So I need to move it down and deepen the mortise to suit. First I took the plate/back assembly out of the stock and clamped the toe end of the plate gently but firmly in the vise.
Step 1, clamp the saw plate firmly but not enough to deform it..jpg
You want the vise tight enough to hold the plate without slipping but not so tight as to dent the plate with the vise jaw serrations.
Now to induce some flex to the plate I use my patent-pending saw-back remover to lever the back up.
Using the patent-pending saw back remover we apply a little flex..jpg
Now that's not very pretty is it?
Um, now that's a bit of a problem..jpg
So how to fix it? First clamp the plate up in the vise and then, with a soft faced hammer tap the back back down onto the plate VERY GENTLY.
Tap lightly on the toe end of the back.jpg
As you tap you will notice two effects. First the tooth-line will visibly straighten and second the ringing sound of the plate will decrease in frequency until it reaches a minimum.
better Getting straighter..jpg better still Straighter still..jpg good Just about done, still a little weave near the heel..jpg
Then, if there is any residual ripple in the plate toward the heel swap the plate around in the vise and tap lightly on the heel end of the back.
a little tap while holding the other end.jpg
And finally we're straight again.
Back where we started.jpg
And the back is down where I want it to be.
If the back is already stuffed all the way down on the saw plate you won't get anywhere tapping it down, you must first pry it up a bit using the patent-pending saw back remover.
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5th Nov 2014, 11:12 AM #2GOLD MEMBER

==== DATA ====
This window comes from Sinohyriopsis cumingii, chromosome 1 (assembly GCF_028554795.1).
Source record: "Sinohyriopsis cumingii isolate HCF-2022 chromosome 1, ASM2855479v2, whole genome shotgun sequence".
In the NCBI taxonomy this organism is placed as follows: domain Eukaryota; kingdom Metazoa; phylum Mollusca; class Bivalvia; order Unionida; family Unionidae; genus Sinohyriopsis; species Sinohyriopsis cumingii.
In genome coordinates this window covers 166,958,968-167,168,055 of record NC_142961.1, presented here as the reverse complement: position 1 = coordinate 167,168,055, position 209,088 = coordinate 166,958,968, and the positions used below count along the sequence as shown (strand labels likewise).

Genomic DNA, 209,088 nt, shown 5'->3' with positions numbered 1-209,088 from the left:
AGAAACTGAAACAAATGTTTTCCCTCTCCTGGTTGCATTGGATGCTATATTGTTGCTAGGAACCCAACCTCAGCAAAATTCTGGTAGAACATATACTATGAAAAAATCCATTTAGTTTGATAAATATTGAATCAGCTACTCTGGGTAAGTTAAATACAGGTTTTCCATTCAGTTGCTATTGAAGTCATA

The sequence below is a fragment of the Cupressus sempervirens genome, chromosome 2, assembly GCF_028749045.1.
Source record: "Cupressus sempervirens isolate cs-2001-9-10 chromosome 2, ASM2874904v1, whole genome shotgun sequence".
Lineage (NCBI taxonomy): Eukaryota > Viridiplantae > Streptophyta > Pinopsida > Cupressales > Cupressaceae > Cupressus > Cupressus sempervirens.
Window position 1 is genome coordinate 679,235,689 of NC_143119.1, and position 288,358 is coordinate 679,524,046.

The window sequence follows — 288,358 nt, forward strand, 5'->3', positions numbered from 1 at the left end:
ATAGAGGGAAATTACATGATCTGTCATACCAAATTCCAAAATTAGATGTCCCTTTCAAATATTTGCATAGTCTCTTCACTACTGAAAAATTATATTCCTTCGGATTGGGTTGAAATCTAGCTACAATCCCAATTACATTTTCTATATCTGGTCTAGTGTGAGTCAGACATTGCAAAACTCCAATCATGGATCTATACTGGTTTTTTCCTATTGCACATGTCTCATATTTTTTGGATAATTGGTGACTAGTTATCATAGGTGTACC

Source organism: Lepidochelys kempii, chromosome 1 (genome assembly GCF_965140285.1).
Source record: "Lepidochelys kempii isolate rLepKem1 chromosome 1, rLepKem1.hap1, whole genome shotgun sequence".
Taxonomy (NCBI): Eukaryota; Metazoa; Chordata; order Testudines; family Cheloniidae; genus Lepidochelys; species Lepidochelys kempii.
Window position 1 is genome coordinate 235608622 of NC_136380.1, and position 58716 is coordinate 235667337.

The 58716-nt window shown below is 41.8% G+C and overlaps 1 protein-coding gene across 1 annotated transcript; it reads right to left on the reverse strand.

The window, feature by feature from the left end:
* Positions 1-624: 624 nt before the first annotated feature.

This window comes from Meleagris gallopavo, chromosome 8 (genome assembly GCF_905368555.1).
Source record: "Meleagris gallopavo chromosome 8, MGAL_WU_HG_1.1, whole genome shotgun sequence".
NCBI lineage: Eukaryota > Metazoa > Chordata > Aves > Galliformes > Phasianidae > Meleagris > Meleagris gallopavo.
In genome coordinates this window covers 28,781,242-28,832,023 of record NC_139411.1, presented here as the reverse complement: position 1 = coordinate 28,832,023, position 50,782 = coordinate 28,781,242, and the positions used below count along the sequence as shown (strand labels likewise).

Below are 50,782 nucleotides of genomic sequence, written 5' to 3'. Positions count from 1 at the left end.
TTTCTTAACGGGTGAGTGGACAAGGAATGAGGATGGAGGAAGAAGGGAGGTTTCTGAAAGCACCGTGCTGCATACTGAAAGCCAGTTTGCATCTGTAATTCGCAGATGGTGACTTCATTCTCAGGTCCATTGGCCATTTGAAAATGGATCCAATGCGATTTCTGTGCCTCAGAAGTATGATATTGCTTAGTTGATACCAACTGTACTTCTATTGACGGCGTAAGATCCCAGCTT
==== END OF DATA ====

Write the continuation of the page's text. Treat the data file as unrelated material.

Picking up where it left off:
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- May 2008
Excellent tutorial Rob. Its the 1st I have come across that explains the topic extremely well. Kudos.
5th Nov 2014, 12:14 PM #3
Ahh... slit backs or folded backs ... You might open a can of worms with this discussion,
Just a query, as you tension the blade, wouldn't the ringing frequency increase rather than decrease?
Nice description of the process
5th Nov 2014, 12:20 PM #4
Let's hope the worms stay in their cans - don't need battles over trivialities.
Frequency wise, I can only say what I hear. May be that the vise damps the higher frequencies or it may be that I've lost hearing in that range, or both.
10th Apr 2016, 09:36 AM #5
I thought this wasn't supposed to happen?
Browsing on eBay today I happened on this posting. Lie Nielsen Tappered Carcass Saw 14 PPI 14 inch Saw Plate Needs Repair | eBay
Wherein the seller writes: "THE SAW FELL OF A PEG RACK I HAVE IN THE SHOP ABOUT 4 FEET OFF THE GROUND, THE SAW PLATE HAS A SIGNIFICANT WAVE IN IT AND I DO NOT CARE TO REPAIR IT"
Here's a picture of the wave.